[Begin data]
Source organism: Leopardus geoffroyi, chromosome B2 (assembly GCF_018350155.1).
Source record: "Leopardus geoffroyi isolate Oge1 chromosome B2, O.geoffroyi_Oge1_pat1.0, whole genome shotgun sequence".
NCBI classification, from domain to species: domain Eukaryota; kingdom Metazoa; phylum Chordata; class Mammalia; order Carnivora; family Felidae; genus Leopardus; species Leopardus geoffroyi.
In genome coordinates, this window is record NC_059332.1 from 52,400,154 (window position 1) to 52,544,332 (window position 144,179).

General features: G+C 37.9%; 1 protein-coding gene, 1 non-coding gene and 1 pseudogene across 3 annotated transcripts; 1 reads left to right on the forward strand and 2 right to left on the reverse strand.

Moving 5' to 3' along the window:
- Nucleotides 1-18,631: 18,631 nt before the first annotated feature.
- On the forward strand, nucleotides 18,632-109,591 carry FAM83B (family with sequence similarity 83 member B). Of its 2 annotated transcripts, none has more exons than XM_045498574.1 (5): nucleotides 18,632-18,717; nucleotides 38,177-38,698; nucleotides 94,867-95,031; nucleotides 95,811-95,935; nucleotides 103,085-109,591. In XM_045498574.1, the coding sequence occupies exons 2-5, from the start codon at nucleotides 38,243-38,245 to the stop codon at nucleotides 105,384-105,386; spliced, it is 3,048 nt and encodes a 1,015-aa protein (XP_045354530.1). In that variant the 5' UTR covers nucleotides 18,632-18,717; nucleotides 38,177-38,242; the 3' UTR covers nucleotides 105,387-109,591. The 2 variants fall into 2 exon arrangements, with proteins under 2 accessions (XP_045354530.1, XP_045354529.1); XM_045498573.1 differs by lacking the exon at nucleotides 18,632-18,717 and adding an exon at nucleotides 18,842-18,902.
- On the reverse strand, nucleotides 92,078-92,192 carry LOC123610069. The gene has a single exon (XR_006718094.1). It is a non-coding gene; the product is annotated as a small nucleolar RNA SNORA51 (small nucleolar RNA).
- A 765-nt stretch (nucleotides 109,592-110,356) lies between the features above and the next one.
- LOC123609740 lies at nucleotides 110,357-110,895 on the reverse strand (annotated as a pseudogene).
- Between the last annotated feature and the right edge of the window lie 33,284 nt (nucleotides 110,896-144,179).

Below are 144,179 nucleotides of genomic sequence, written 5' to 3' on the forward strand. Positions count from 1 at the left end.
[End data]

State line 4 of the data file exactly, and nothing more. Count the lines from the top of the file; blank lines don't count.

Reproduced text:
In genome coordinates, this window is record NC_059332.1 from 52,400,154 (window position 1) to 52,544,332 (window position 144,179).